Posted in WRD 422

WRD 422: Post 1


It smells clean—not in the manner of an antiseptic or toothpaste, but as something crisp and fresh. That’s the avocado. The green paste brings vibrance to the bread, which shuns all color, with even the crust cut off. A simplicity in the even triangularity of the shape belies the bread’s previous form. There is no spice to the chicken, bound together by mayonnaise so that the contents entire form a conglomerate. The texture, overall, is similar to a chicken salad sandwich—homey, comforting. It’s the kind of meal you would associate with a lazy Saturday afternoon.

In my case, eating the ave palta was a reprieve after the frantic worry of the previous night, as I struggled to prepare the dish for Spanish Club the following day. The avocados I’d purchased from the grocery store were somewhat less than ripe, and had the glorious effect on my blender of stopping the blades in their tracks (this after having both removed the pit and chopped the fruit into multiple pieces, albeit large ones, which I’d hoped the blender would rectify). I’d chosen to bring the dish due to its apparent simplicity, which I denounced as lies and propaganda as the night went on. However, once the deed was done and the sandwiches composed, I found the end result to be quite delicious—a sentiment shared, luckily, by the rest of the club.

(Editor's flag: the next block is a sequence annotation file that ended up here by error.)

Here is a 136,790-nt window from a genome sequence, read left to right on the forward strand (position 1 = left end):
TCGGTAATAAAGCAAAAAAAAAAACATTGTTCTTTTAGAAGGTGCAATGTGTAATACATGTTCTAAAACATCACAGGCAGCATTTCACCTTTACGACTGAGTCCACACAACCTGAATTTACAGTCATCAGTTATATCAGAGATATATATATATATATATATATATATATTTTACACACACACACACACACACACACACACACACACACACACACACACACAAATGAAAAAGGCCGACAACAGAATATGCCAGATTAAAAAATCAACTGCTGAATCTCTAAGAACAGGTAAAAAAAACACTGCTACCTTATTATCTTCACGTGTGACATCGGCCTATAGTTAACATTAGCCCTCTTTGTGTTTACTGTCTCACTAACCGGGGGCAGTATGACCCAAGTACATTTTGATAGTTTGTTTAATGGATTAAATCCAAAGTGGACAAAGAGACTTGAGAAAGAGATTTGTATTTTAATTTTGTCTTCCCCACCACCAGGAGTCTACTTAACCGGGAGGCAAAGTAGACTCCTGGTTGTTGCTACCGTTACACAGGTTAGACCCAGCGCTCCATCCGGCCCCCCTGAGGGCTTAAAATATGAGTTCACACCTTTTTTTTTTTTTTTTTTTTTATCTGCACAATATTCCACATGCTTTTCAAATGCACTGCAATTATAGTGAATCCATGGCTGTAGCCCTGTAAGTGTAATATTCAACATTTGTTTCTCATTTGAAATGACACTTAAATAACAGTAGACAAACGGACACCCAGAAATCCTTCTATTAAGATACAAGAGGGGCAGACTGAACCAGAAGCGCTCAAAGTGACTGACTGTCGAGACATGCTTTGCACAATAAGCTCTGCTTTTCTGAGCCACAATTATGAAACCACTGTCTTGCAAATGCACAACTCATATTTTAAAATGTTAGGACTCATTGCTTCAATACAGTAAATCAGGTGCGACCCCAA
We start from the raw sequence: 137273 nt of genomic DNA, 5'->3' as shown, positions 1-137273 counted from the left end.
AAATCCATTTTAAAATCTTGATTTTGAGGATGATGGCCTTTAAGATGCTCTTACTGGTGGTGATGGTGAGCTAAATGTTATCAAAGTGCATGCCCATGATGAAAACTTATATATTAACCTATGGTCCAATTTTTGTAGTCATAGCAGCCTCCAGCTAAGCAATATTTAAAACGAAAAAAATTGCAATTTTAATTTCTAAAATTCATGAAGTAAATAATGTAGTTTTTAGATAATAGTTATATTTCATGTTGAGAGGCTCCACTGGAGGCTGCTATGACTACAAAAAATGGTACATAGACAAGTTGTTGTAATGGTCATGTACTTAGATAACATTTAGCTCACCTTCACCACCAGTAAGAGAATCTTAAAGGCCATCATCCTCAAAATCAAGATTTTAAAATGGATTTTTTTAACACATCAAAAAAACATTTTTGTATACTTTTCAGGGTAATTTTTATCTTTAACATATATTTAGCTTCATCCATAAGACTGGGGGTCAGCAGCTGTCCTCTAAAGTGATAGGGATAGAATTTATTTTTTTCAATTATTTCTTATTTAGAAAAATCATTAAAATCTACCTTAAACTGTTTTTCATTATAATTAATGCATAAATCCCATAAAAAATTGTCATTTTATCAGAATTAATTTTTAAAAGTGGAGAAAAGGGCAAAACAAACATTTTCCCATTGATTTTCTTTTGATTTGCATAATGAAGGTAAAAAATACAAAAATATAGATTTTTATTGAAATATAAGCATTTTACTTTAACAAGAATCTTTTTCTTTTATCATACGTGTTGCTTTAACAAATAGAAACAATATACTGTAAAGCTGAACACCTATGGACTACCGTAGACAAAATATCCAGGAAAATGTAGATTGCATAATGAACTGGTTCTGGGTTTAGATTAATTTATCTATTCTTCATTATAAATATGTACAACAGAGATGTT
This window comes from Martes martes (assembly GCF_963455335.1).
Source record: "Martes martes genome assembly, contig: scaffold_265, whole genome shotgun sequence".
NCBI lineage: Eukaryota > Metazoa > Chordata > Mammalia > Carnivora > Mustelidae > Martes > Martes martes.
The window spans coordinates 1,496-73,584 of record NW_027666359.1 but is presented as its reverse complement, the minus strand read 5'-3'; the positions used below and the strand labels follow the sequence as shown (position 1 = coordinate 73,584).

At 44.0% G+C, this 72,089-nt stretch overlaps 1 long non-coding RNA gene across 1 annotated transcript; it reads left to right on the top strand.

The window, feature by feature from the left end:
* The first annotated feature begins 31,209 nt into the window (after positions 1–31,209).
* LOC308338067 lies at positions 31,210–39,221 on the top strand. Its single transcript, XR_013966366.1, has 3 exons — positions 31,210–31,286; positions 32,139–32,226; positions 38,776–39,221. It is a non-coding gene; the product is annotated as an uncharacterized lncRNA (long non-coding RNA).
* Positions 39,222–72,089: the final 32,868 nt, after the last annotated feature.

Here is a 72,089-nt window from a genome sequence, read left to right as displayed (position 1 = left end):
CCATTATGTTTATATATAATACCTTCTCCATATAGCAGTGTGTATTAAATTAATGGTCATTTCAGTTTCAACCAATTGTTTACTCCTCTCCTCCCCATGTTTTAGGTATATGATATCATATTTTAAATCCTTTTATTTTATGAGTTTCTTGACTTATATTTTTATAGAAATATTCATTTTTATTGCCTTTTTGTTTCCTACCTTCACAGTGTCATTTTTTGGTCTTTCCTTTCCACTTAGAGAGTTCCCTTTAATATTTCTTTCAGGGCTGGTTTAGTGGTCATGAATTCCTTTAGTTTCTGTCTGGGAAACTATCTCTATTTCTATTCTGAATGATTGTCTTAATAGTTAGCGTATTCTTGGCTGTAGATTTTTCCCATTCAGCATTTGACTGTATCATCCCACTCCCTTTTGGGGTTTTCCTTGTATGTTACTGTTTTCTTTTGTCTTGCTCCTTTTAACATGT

6 thoughts on “WRD 422: Post 1

  1. I like the description. Get the camera close to that avocado. Describe more about that. What’s the name come from? Describe the textures, colors.

    Probably avocado is the best thing ever. You should also note the different kinds of avocados available, that might be something to explore, also different ways avocados are used in foods. There are some really great avocado salsas that are super spicy, but not so easy to find in Kentucky.


    1. I’ve only ever seen it with the bread, although the bread comes in more forms than the one I described. I’ve seen pictures of it toasted, on buns, etc. You could definitely try it breadless!

      Liked by 1 person

  2. I think finding Chilean food in Kentucky, and maybe the South would be something hard to do. I could be wrong. That could be something to connect to some research about Mexican food. There are a diversity of Latin American foods, but they sometimes get reduced to Mexican food only.


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